The hearing in the important media privacy case of Von Hannover and Springer v Germany is due to take place at 9.15am today in Strasbourg before a Grand Chamber of the Court of Human Rights.   We have previewed this potentially very important case and  provided a copy of the Media Lawyers Association intervention. 

In that post we mentioned further submissions for interveners.  We have now been supplied with copies of the Intervention on behalf of three further parties, the Media Legal Defence Initiative, the International Press Institute and the World Association of Newspapers and News Publishers.  These were prepared by Richard Munden of 5RB.

The two cases being heard by the Court today concern the publication of photographs in the media.  In the first, Princess Caroline of Monaco, complains about the publication, without her consent, of photographs of her and her husband, Prince Ernst August von Hannover, and stories about her private life.  There is a Statement of facts (in French only).  In the second, the Axel Springer publishing group, which publishes Bild newspaper, complains about a ban on the publication in Germany of information about the arrest and conviction of an actor for the possession of cocaine. There is a Statement of facts (in French only).

The submissions for these three interveners are, in summary, as follows:

  • That domestic courts have demonstrated a broad trend towards assimilationof the principles and standards relating to the protection of the right to freedom of expresssion and respect for private and family life articulated by the Court.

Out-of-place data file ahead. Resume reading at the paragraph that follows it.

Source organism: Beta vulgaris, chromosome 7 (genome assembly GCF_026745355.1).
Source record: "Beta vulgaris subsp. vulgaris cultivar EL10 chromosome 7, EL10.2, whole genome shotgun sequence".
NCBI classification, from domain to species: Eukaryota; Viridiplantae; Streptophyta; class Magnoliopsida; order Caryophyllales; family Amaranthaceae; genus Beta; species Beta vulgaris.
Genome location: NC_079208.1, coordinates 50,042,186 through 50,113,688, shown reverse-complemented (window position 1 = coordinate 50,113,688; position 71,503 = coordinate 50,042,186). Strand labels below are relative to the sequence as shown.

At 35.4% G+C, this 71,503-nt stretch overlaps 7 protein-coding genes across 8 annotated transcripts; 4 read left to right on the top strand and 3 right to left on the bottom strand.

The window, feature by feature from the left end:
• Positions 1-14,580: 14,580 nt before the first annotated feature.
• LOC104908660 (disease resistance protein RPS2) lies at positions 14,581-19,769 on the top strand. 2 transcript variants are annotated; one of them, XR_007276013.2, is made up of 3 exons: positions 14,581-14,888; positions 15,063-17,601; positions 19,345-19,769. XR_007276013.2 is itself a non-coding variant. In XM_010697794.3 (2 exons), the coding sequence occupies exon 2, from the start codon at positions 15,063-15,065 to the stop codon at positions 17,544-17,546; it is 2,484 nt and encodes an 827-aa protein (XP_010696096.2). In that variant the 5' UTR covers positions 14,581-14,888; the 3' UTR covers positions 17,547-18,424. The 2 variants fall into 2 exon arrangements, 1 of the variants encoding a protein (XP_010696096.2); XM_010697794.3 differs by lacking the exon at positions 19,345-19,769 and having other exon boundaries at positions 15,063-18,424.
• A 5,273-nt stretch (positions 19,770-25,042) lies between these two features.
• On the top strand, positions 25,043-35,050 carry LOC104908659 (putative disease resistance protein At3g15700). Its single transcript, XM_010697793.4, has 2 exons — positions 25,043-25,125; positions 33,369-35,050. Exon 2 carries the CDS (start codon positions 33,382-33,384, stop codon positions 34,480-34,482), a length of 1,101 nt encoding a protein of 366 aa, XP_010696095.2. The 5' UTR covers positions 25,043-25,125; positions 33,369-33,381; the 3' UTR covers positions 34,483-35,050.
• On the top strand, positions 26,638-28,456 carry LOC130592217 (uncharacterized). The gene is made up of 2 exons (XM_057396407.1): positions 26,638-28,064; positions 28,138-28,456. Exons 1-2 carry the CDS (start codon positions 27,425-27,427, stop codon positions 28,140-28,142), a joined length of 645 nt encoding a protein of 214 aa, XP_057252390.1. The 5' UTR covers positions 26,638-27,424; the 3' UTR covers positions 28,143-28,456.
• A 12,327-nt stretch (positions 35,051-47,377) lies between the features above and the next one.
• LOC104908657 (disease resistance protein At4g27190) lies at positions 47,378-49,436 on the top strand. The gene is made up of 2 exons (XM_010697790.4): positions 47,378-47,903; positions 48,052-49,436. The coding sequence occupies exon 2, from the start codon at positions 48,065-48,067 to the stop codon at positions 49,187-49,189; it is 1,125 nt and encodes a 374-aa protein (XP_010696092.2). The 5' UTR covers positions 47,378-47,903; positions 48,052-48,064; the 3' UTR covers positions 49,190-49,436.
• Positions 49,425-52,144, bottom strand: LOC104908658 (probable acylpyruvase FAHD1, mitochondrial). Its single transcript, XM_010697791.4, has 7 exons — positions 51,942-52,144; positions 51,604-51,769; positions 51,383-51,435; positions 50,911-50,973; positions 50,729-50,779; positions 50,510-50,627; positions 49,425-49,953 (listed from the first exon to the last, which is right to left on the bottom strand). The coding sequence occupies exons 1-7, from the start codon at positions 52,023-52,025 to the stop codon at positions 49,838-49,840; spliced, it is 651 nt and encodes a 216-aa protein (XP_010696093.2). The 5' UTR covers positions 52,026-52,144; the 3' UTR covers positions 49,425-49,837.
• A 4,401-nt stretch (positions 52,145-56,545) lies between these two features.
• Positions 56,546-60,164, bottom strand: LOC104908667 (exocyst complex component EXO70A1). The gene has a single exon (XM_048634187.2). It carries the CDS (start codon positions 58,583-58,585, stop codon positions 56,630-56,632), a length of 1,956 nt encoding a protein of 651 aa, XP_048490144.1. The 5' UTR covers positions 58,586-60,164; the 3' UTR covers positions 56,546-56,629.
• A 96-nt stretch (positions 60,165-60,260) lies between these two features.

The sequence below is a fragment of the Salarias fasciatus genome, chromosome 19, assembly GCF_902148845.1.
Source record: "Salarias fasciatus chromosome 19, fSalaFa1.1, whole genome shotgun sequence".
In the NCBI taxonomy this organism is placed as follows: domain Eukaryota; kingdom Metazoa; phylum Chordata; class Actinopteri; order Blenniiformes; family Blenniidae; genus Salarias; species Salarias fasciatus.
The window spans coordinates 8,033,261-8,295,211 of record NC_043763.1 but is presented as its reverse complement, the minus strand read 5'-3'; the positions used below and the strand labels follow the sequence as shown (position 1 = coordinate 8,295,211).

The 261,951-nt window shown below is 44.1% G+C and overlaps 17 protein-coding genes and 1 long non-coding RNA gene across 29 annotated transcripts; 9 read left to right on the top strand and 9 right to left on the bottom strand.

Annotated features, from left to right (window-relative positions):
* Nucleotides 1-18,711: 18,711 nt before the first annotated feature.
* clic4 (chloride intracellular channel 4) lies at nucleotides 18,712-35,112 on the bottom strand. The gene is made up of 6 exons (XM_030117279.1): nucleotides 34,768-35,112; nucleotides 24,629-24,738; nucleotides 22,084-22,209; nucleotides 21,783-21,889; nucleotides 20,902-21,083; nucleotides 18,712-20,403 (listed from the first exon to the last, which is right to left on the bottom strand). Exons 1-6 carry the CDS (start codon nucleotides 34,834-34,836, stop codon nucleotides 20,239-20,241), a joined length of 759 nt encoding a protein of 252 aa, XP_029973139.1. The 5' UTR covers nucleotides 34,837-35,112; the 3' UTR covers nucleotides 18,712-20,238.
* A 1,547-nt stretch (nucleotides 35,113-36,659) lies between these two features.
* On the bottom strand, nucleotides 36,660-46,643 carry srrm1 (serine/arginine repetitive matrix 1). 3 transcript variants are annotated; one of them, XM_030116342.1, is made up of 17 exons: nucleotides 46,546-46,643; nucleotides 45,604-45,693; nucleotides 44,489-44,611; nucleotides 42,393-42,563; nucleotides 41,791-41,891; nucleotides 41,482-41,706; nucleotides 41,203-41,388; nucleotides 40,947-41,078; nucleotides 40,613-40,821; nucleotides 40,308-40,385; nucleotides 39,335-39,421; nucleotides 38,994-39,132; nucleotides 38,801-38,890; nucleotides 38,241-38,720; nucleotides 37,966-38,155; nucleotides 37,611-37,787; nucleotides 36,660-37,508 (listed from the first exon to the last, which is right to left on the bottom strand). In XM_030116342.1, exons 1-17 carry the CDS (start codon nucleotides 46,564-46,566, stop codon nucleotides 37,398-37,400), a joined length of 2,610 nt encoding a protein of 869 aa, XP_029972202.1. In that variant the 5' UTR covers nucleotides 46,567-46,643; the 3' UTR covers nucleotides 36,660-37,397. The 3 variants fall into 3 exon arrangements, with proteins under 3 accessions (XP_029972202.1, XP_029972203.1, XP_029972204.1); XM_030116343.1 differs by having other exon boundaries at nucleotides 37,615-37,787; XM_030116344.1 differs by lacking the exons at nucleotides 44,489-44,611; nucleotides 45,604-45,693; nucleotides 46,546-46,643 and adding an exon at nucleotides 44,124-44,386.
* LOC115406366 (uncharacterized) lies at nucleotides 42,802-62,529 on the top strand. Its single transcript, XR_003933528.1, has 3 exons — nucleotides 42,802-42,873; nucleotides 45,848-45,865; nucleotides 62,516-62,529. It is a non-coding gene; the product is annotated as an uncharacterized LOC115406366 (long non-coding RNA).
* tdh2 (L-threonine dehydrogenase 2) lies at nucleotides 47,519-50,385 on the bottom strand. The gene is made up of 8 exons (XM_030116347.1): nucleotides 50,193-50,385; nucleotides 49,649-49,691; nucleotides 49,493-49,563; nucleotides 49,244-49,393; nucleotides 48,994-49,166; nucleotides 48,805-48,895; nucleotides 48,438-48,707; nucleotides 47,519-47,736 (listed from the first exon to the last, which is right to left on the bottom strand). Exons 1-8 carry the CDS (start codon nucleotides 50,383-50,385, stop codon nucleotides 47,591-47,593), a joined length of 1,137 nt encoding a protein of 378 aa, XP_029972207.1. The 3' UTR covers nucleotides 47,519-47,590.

• There nevertheless remain differences between the privacy regimes of contracting states.
  • A wide margin of appreciation should be affording to member states in determining the balance between such competing rights.

The submission contains a useful and interesting survey of the domestic protections of privacy and freedom of expression following the first Von Hannover case in Greece, Hungary, Itally, the Netherlands, France, Poland and Sweden.  It goes on to deal briefly with the position in New Zealand as a comparable jurisdiction.

In the section headed “Analysis” the submission deals, in particular, with the need for a “wide margin of appreciation”, concluding with the submission that

the Court should focus on the principles adopted by domestic courts in balancing Articles 8 and 10, upon which there is broad consensus among Member States, while affording a wide margin of appreciation to Council of Europe member states in determining the precise balance between such rights in individual cases, in particular only overturning decisions made in favour of the protection of freedom of expression where the balancing act performed by the domestic courts is mnaifestly wrong

This is another thoughtful intervention which should be read in full.